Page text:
It dawns on me that I don’t want to write or create art if I don’t have an audience. Which shows me that some of what I do is for the approval and affirmation of others. But that doesn’t mean it’s the only reason I do what I do.
There’s a valuable tension that comes from having an audience.
Because writing in a vacuum doesn’t hold me accountable for the things I say, nor does it provide any kind of risk for doing so. It’s easy to say whatever I want if there’s nobody on the other end calling bullshit.
When people push back against what I have to say it is an opportunity to really own my thoughts and ideas. To fully back them up. The weight of an audience refines my thought process and invites me to own my words instead of just saying them.
Sometimes resistance can make us back down. Sometimes I have to say something out loud to realize how dumb it sounds (i.e. my stand up comedy). But resistance does its best work when it forces us to own our perspective and stand our ground. Because actually owning our thoughts, values and ideals is a hell of a lot harder in the face of resistance than it is when everyone is cheering and singing our praises.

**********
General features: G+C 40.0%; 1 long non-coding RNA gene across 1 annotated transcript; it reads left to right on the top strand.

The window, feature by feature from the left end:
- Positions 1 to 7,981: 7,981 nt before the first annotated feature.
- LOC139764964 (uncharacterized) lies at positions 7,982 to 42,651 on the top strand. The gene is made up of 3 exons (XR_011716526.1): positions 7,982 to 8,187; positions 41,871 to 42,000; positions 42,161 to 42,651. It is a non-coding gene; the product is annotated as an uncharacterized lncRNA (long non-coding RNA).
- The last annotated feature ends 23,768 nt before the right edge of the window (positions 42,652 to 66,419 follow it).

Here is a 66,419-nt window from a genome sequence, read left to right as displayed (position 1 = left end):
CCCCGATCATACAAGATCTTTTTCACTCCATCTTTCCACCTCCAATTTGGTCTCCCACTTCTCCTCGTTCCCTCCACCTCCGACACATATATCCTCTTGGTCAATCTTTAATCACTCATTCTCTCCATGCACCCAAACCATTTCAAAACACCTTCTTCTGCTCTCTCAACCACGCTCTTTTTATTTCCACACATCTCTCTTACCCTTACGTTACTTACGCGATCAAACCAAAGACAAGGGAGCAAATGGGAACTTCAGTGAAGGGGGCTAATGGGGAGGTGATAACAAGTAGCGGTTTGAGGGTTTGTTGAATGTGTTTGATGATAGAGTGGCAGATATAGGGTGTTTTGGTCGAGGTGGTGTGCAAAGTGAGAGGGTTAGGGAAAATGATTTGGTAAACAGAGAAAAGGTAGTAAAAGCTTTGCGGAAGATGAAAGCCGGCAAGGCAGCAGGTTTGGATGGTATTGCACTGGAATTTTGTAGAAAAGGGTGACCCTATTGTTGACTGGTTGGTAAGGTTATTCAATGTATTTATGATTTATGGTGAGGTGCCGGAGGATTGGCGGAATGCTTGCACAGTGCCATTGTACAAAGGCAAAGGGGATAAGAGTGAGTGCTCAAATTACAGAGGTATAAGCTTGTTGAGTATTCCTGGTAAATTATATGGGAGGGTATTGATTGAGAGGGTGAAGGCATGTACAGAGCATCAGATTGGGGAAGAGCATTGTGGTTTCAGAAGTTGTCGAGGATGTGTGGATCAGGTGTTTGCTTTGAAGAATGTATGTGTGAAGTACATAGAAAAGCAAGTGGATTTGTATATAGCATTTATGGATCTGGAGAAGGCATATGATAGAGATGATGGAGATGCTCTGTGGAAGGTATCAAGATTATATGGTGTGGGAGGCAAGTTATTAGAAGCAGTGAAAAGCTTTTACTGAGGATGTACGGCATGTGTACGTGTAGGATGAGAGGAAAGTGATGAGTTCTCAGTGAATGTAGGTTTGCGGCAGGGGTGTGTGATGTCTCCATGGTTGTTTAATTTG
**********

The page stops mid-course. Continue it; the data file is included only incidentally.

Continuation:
Its easy to be the revolutionary when everyone is on your side. Its another thing to have the guts to say what’s on your mind when you’re the only one that thinks it.
I make art and I want you to see it. Sometimes I’m insecure and I want you to like me. But I also want the push back. And I want to dance with you. Because despite my fleeting insecurities, I do have something to say, and I really need to hear myself say it.
Now it’s your turn. What do you need to get off your chest?
Speak your mind below.
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